by Xiaoyi Wang, MAief ’17
Summary: Nike supports the removal of tariffs on footwear for efficient production and lower costs, but New Balance, the sole American footwear brand that manufactures shoes domestically, argues that signing the TPP will bring unemployment in manufacturing industry. This article analyzes the two company and industry, discusses reasons of the disagreement, and makes comments about the issue.
In the spring of 2015, several events regarding the Trans-Pacific Partnership happened in Oregon, headquarter of Nike. On May 8, President Obama visited Nike headquarters and made a speech to support his decision of signing the TPP. Various protests, like ‘Flush the TPP’, by labor unions have been going on at the same time for job losses in manufacturing and other industries.
Nike VS New Balance
There is another disagreement between two major footwear brands, Nike and New Balance. New Balance, unlike most of its footwear competitors, doesn’t outsource all of its production and offers the unique customized ‘Made in America’ businesses. On the other hand, none of Nike’s 38,000 workers are manufacturing workers. New Balance wants a gradual cut in tariffs to protect its 5 American factories, but Nike supports an immediate cut by signing TPP. Nike has also promised to create 10,000 new jobs if TPP is approved.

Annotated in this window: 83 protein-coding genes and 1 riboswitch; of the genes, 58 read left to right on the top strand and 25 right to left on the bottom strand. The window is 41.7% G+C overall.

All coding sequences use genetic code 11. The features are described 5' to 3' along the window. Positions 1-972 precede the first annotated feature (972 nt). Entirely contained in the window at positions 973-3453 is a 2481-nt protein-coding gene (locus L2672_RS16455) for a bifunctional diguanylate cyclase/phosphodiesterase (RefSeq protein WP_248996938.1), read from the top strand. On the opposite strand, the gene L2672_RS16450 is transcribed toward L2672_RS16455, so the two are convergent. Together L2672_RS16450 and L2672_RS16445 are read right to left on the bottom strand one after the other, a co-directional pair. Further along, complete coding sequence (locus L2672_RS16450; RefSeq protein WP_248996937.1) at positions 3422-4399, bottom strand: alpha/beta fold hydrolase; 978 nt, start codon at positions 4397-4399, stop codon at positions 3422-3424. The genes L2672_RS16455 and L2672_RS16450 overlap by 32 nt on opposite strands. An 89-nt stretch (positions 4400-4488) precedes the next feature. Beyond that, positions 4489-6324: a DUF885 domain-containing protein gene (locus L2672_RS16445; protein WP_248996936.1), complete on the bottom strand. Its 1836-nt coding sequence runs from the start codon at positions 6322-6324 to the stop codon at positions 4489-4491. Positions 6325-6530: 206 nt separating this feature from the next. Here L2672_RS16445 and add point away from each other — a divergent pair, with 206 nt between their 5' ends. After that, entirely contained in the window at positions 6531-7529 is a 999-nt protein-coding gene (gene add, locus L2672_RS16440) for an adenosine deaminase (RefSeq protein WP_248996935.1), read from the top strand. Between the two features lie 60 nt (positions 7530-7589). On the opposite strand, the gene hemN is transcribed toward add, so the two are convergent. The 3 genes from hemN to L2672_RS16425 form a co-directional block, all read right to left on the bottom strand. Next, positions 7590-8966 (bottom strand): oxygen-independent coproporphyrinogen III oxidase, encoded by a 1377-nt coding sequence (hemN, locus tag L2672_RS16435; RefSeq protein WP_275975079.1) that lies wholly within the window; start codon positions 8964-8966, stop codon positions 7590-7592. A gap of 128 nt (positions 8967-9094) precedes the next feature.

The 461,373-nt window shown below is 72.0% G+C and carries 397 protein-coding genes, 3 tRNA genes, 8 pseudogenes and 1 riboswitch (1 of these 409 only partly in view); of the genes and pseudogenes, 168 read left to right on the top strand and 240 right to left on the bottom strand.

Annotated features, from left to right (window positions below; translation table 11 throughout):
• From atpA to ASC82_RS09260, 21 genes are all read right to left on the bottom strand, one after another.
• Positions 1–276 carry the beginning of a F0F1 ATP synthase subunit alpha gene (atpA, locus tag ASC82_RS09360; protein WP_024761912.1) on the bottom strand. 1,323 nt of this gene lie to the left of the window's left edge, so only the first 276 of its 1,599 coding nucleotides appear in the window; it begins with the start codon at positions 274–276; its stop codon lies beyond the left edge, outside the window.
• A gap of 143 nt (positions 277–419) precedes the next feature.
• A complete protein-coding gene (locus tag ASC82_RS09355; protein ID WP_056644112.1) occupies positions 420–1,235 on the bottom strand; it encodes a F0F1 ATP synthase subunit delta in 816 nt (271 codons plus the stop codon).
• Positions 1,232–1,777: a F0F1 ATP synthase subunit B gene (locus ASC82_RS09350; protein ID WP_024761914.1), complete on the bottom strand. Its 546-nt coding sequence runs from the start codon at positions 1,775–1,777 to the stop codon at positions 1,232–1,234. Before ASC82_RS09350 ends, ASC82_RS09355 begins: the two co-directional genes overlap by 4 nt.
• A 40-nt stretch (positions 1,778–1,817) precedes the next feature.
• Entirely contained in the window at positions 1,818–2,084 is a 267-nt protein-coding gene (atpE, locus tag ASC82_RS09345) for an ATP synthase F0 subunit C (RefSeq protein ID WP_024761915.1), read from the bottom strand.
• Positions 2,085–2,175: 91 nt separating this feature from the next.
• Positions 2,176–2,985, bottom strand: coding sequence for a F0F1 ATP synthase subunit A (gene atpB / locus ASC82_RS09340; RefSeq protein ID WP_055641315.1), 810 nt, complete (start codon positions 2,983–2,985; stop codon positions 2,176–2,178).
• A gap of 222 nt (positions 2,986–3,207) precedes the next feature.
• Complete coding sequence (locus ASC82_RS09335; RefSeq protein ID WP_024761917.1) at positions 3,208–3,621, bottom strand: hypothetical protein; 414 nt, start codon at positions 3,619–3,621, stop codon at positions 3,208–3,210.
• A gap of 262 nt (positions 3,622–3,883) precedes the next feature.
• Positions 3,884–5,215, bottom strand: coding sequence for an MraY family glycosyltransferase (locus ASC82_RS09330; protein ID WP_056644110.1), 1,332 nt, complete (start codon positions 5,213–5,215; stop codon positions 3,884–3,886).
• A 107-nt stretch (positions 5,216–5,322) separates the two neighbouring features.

New Balance opposes TPP because it will cause manufacturing unemployment, and destroy small Maine towns that hugely depend on footwear factories. Nike, as well as Obama, supports TPP because it well benefit US footwear industry, create high-value jobs, and increase consumer surplus by lowering costs and prices.
Free trade improves production efficiency and optimizes comparative advantages, but in terms of manufacturing and footwear industry, which of the two sides is really defending American economic interest?
Despite the steady growth and dominant position of US footwear industry, manufacturing employment experienced a 40% decrease over the decade, while office and admin support jobs only declined by 25%, and management positions almost remain the same. The rising domestic labor wages and fierce competition from low-cost countries like China and Vietnam account for the dramatic manufacturing employment decline.
Let’s take Vietnam as the outsourcing market for example. Nike estimates that the costs of ‘Made in Vietnam’ shoes are around $20-25, and New Balance estimates that costs are 25-35% higher for ‘Made in America’ shoes. Low labor costs, low labor and environmental standards, and reliance of labor unions on government all contribute to Vietnam competitiveness. While removal of tariff brings more contracts to Vietnam and increases workers’ wages, it is a question whether the increasing demand will worsen the forced labor, child labor, and sweatshop problems in Vietnam.
Thoughts about the Disagreement
Isali Ruiz formed running shoes on a mold at the New Balance manufacturing plant in Lawrence. BOSTON GLOBE/John Tlumacki